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About the Header Image: Idlebrook Wendy Darling Evensen, the baby of our family.

Tuesday, July 13, 2010

Big Block Stash Buster Afghan - Crochet

Good morning,

This afghan was made for my daughter's first bed when she moved out of a crib. She is all grown up now, but the grand kids still use it with others to throw on the floor to cuddle up to watch movies.

I made several versions of this design over the years;  all of the others have been given away. I'm so glad we still have this one so I can write down the pattern to use it again. For many years I designed items that I never wrote down, then gave them away so will never have the pattern to use again. I've learned. I write them down now.

This pattern can be quite dramatic in shades of grey, white, and black, or in earth tones, or in blues.... In addition to the little girl colors above, I've made it in "guy colors" for my son and for other male friends.  The possibilities are endless and the results of color change and/or changing the size of the blocks give very different looking finished products.

Color changes can be made as you would like to have them. You can make sizes of blocks as pictured, or make the same number of rows between main color border rows on each strip to produce a pattern of like-size blocks.  If alternating as pictured, be sure to keep in mind where color changes are on the current strip being made and the resulting arrangement of color of adjacent strips and placement as you work. I enjoy doing this and make it a game as I work on the afghan. I make all strips, then lay them out to be sure I will like the way they will look side by side before crocheting them together.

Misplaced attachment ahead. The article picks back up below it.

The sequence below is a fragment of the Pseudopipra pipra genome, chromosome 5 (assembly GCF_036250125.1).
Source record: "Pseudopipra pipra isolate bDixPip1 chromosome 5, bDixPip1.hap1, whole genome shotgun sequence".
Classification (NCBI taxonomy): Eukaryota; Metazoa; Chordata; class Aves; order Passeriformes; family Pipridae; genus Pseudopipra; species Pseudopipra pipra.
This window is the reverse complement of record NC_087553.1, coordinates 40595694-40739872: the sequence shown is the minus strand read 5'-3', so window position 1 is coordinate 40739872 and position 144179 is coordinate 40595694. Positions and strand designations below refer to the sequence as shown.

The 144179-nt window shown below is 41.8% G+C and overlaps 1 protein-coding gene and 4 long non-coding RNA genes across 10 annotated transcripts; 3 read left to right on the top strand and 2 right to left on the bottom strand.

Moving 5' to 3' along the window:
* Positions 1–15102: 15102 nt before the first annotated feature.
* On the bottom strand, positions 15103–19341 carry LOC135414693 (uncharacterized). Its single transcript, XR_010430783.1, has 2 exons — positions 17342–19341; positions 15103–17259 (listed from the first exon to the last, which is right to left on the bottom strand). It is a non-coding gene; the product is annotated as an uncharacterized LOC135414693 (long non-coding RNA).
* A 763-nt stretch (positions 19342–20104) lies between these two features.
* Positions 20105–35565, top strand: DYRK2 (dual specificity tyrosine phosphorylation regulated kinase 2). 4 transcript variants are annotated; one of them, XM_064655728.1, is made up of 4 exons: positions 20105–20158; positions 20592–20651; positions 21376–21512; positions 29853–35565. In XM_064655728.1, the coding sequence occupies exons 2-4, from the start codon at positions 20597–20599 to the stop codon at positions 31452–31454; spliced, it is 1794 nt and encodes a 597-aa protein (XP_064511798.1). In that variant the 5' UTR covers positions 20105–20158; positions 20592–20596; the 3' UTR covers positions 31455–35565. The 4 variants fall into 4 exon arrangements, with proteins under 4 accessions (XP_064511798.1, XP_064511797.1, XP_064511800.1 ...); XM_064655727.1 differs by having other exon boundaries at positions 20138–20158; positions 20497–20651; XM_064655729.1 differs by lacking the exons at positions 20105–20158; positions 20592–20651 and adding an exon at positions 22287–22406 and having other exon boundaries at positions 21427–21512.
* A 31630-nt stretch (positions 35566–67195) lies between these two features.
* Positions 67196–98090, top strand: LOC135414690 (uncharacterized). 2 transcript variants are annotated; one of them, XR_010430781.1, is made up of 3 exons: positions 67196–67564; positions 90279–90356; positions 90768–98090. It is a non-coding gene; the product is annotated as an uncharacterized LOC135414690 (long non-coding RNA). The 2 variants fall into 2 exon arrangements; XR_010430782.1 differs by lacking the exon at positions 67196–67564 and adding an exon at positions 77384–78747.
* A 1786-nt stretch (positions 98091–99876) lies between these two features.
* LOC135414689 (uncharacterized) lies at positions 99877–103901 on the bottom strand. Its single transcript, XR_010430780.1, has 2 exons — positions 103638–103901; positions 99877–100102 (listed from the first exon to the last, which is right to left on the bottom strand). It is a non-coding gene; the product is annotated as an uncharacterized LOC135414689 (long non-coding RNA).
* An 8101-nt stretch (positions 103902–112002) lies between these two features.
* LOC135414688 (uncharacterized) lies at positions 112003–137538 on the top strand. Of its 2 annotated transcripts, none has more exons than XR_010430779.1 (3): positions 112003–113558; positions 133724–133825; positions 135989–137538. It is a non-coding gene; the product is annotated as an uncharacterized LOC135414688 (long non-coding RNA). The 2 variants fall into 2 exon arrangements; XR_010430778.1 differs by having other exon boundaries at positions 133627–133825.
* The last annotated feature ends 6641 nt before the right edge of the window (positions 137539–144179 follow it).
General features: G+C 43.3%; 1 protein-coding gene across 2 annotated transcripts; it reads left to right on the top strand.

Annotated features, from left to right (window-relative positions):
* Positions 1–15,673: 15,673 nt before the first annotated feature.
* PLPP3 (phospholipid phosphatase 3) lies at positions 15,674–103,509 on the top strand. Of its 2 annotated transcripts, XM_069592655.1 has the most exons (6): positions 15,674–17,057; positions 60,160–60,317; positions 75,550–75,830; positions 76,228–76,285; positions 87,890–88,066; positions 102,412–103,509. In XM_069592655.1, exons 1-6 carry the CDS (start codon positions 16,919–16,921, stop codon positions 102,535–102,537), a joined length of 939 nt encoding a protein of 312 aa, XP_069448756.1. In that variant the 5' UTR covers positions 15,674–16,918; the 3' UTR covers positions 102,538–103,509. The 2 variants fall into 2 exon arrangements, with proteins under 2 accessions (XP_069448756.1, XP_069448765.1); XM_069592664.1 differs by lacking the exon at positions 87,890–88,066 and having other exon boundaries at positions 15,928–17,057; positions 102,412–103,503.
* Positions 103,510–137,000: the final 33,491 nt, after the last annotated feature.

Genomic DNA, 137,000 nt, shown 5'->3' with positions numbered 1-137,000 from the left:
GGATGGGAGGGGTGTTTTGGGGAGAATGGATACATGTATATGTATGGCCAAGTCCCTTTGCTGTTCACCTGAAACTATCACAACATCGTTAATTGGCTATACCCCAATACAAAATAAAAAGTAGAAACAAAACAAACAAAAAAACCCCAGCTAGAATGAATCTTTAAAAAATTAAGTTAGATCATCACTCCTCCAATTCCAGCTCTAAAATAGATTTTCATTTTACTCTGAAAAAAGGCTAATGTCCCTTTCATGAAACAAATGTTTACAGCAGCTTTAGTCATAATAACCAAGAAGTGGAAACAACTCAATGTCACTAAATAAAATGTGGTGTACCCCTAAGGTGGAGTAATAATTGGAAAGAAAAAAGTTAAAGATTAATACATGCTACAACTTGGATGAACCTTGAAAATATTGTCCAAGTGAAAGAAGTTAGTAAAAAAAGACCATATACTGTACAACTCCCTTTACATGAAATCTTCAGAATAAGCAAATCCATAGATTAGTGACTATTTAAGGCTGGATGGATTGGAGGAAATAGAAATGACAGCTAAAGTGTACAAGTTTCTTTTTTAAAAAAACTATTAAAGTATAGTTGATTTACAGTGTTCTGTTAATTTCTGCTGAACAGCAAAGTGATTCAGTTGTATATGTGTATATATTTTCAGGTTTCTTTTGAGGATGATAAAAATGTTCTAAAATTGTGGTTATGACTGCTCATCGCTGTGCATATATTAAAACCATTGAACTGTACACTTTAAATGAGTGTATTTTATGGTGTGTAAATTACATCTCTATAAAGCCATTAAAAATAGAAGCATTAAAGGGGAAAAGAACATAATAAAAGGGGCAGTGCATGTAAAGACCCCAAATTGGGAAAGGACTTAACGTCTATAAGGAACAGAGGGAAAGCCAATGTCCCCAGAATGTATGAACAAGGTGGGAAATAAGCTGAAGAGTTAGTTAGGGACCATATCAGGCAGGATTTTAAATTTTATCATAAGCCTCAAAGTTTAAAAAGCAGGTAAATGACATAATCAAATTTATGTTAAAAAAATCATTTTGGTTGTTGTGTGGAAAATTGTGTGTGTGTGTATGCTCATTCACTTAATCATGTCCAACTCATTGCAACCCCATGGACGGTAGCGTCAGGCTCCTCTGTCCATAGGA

If you make this one, I would love to see pictures of your creation.  :)



Big Block Stash Buster Afghan - Crochet


#4 yarn, approximately 50 oz for block color (bc), approximately 8 oz main color (mc) for border as pictured.  Size J crochet hook.

If you are making more color changes using more border color on each strip and/or a deeper outside border, more main color will be needed.

Important:  The first row of each strip is the right side of your work.  Be sure to start the first row of the two rows made in the strips between block colors on the right side of work.

Make 5 strips, each 151 rows long (first and last rows are right side)

Work over ends as work progresses.


Open shell stitch for strip (make 5):

Row 1 (rs): chain 35, sc in second ch from hook, skip 1 ch, *(dc, ch 1, dc) shell made in next ch, skip 1 ch, sc in next ch, skip 1 ch. Repeat across ending in sc in last ch. (8 shells with sc at beginning and end of row)

Row 2: Ch 3 (counts as first dc and ch 1) and dc in top of sc of previous row, *sc in center space of shell of previous row, shell in next sc of previous row. Repeat from * ending with shell in last sc.

Row 3: ch 1, *work sc in center of shell of last row, shell in top of sc of previous row. Repeat from * ending in sc in top of last shell.

Repeat rows 2 and 3 for pattern.

Work 151 rows from beginning.

Break off.

To crochet the strips together:

First strip:

Work 2 dc in sc st, ch 1, along long sides.  Work 3 dc in each sc st, ch1 along short ends of work.  Always work ch 3 in corners. When joining at corners, work ch 1, ss to corresponding space on next strip border, ch 1 in corner.

Second and subsequent strips: